In the space of just two decades, a heavily degraded patch of ocean had been transformed into a haven of biodiversity. Since the implementation of the protections, populations of numerous species, including whale sharks, manta rays, humpback whales and endangered sea turtles, have rallied.10 A survey conducted in 2018 found 69 reef fish species that were not previously known to live in Cabo Pulmo, corresponding to 24 orders, 35 families and 51 genera, bringing the current checklist to 302 species (comprising 194 genera, 74 families, and 24 orders).11

The reef has also become an important refuge and spawning site for at least one endangered species: the rare gulf grouper.12 Historically, this was the most abundant predatory fish species to inhabit the rocky-reef ecosystems of the Gulf of California.13 In 1960 these fish accounted for around 45 percent of local finfish catches in the region.14 By the 1970s this number had decreased to 10 percent.15 Today, gulf grouper make up less than 1 percent of total catches, and most of that consists of juveniles due to decline in the size of adult populations and fishing of spawning aggregations.16 This precipitous decline has ramifications for the balance of predator and prey species in local reef ecosystems, and has led to the gulf grouper being classed as endangered on the IUCN Red List of Threatened Species and under the U.S. Endangered Species Act.17

Several studies have noted the presence of gulf grouper in the waters of Cabo Pulmo National Park, and there is evidence that the protections are contributing to the return of a growing population.18 The area also provides an ideal setting for scientific study of the behavior of this previously under-researched species. Extensive studies of movement and residency patterns of gulf grouper within the park have revealed that these fish spend a great deal of time at specific sites within the protected area, suggesting that protection of rocky reef habitats like those of Cabo Pulmo can help restore the species to its pre-endangered status.19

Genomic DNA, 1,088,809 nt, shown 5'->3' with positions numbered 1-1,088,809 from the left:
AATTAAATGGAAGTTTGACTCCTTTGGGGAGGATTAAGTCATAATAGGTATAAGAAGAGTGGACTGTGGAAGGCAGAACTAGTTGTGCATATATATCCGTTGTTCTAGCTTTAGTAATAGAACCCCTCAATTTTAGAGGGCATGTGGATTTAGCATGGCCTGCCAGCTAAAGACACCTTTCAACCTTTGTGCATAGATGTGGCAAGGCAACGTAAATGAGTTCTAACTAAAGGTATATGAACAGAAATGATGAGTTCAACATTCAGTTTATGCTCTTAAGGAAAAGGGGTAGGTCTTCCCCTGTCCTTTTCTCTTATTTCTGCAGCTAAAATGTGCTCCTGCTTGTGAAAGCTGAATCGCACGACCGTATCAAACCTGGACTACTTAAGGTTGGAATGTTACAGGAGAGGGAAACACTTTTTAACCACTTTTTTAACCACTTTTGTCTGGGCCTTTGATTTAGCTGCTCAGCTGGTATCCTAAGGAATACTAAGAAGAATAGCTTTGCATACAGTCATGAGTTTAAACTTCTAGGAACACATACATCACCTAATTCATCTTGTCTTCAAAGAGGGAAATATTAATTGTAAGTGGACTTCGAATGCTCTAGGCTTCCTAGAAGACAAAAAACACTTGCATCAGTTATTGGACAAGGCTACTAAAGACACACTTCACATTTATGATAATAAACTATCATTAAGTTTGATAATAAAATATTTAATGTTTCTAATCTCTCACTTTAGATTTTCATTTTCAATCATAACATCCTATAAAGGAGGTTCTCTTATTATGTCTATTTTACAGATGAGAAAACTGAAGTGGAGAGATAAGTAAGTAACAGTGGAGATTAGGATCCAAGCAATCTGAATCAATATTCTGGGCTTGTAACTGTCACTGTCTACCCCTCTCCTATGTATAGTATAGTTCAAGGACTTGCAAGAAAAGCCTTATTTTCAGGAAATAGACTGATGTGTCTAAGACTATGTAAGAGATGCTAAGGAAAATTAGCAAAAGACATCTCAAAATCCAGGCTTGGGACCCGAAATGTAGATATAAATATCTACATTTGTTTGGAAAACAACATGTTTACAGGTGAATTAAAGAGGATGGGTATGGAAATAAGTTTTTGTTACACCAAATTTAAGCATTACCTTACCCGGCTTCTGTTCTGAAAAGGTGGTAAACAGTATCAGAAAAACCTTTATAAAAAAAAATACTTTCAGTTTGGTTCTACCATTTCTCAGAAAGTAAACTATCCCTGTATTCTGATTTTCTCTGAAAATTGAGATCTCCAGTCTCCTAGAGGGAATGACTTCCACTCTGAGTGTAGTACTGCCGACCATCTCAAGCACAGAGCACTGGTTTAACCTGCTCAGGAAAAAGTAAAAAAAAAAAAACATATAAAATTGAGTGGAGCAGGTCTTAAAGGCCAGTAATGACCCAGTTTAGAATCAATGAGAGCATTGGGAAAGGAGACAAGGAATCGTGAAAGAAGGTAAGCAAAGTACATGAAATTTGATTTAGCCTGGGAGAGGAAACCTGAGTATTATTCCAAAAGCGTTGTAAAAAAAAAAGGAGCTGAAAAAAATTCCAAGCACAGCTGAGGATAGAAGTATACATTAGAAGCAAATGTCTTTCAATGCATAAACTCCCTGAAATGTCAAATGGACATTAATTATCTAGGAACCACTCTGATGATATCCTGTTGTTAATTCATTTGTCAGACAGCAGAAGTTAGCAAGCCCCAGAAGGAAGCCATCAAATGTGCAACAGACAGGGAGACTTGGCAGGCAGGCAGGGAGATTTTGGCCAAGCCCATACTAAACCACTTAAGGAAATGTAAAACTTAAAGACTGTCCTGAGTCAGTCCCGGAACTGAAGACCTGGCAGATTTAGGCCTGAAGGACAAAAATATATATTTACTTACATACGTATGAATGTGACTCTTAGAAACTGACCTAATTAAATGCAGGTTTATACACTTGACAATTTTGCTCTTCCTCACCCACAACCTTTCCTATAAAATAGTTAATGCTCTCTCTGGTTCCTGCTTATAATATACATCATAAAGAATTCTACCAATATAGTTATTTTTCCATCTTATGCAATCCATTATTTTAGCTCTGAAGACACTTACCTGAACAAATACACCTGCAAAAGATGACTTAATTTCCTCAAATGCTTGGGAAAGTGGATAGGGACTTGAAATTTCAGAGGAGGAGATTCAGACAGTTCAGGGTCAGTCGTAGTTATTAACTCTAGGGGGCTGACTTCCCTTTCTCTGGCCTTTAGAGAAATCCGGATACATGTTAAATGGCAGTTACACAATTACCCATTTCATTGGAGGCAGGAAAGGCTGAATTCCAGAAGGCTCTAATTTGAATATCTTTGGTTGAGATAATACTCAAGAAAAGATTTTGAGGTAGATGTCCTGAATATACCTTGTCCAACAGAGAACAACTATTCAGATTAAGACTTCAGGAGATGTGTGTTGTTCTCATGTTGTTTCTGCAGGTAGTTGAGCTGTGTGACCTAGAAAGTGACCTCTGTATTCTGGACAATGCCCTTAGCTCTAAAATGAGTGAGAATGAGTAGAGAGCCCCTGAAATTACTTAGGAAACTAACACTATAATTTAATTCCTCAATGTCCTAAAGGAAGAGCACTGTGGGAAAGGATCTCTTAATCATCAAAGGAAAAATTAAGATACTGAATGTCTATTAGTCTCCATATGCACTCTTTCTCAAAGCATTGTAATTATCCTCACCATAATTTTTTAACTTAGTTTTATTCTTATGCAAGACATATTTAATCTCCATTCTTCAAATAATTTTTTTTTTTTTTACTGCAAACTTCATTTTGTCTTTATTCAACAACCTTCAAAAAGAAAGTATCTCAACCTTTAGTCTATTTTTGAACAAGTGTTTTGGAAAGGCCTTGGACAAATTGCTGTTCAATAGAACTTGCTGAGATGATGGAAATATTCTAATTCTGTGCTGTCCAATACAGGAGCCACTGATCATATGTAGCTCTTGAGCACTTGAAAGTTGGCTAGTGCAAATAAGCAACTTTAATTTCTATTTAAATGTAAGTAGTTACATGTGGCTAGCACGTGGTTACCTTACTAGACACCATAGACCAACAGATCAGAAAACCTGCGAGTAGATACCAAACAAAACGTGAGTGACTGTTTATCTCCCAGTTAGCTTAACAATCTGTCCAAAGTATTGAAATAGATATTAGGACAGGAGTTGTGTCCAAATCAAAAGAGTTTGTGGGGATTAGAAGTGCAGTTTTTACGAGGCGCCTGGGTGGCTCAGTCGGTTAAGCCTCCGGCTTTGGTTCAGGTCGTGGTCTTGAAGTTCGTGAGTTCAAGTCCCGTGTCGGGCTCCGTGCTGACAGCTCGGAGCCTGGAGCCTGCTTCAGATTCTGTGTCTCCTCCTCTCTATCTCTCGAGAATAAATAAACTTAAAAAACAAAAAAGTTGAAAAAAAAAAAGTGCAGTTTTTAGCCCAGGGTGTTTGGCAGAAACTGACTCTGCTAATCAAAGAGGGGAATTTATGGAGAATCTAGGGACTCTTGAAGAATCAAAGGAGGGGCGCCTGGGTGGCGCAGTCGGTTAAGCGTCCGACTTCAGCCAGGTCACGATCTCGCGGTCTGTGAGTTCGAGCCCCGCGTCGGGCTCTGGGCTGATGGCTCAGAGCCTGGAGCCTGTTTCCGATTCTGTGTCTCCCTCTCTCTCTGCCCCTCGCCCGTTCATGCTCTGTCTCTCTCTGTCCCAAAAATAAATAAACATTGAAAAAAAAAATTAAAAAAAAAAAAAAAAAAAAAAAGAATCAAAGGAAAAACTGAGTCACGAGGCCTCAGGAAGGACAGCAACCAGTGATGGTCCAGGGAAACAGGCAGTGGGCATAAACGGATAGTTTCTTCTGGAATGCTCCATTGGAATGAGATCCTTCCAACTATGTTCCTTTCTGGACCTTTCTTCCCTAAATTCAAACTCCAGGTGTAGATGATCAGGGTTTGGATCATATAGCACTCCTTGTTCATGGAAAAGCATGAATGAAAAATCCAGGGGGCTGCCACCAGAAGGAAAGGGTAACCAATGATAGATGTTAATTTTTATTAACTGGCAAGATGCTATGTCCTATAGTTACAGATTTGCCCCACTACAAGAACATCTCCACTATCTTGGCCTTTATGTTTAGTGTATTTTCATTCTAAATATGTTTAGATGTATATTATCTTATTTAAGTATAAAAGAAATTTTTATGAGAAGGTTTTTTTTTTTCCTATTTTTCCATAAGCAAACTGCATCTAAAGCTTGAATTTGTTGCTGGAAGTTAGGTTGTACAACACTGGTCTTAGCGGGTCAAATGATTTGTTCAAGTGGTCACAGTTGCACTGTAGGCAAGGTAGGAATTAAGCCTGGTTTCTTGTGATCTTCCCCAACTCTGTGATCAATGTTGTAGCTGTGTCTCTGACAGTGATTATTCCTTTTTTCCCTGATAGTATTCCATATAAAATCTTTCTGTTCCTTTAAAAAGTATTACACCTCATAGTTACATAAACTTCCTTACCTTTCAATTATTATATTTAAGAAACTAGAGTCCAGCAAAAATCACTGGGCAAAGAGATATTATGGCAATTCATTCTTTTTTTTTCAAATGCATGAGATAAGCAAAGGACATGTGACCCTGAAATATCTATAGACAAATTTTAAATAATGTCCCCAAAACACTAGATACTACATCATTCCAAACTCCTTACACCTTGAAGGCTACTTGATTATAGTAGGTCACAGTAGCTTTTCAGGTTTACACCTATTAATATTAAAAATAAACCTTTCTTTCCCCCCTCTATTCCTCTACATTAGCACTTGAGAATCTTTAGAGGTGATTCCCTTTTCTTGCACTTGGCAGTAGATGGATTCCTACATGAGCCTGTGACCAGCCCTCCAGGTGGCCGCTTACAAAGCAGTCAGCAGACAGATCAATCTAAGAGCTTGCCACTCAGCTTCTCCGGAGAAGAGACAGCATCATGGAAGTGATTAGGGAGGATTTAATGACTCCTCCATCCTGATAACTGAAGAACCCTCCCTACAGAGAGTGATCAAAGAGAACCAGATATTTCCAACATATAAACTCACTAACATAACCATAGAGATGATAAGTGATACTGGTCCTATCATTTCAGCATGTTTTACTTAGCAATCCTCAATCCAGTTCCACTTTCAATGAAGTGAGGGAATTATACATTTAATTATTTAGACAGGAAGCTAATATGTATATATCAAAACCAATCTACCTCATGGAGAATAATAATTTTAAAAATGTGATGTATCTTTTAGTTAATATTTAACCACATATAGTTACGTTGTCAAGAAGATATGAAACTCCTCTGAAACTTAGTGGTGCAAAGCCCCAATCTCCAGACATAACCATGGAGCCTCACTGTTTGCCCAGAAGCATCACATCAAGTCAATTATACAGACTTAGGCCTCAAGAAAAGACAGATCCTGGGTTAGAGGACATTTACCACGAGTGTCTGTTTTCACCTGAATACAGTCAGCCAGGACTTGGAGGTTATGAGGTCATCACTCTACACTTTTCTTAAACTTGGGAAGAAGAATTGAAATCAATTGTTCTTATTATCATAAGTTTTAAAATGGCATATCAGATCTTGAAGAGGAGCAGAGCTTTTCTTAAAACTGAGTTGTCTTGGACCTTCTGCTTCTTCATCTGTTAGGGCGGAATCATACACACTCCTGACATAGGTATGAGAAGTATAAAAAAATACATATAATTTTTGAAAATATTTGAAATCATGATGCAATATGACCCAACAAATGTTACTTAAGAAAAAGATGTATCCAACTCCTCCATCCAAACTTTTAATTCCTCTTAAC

Photo: a jackfish tornado at Cabo Pulmo. Credit: Pascal van de Vendel, via Unsplash

 

 


  1. Mitchell H. Dennis, National Marine Fisheries Service – West Coast Division, Status Review of the Gulf Grouper (Mycteroperca jordani), National Oceanic and Atmospheric Administration, June 2015, archived at https://web.archive.org/web/20200710074730/https://www.cio.noaa.gov/services_programs/prplans/pdfs/ID285_Gulf_Grouper_Final_Product.pdf.↩︎
  2. Global Conservation, Global Conservation Deploys Global Park Defense for MPA Protection in Cabo Pulmo UNESCO World Heritage, 15 June 2018, archived at https://web.archive.org/web/20200710074958/https://globalconservation.org/news/global-conservation-deploys-global-park-defense-mpa-protection-c/.↩︎
  3. 20,000 years old: AIDA, Protecting the rich marine life of Cabo Pulmo Reef, archived at https://web.archive.org/web/20200710075250/https://aida-americas.org/en/protecting-rich-marine-life-cabo-pulmo-reef. Marine Conservation Institute Atlas of Marine Protection, Cabo Pulmo National Park, accessed 10 June 2020, archived at https://web.archive.org/web/20200710075608/http://www.mpatlas.org/mpa/sites/67704213/. 302 fish species, 70 invertebrates: Jorge Torre Cosio, Executive Director and co-founder of Comunidad y Biodiversidad, personal Communication, 9 November 2020. See also Arturo Ayala Bocos et al., “Updated Checklist of Fishes at Cabo Pulmo Reef, Gulf of California, Mexico,” Revista Ciencias Marinas y Costeras, doi: 10.15359/revmar.10-1.1. May 2018, available at https://www.researchgate.net/publication/324923244_Updated_checklist_of_fishes_at_Cabo_Pulmo_reef_Gulf_of_California_Mexico_Listado_actualizado_de_peces_del_arrecife_de_Cabo_Pulmo_Golfo_de_California_Mexico.↩︎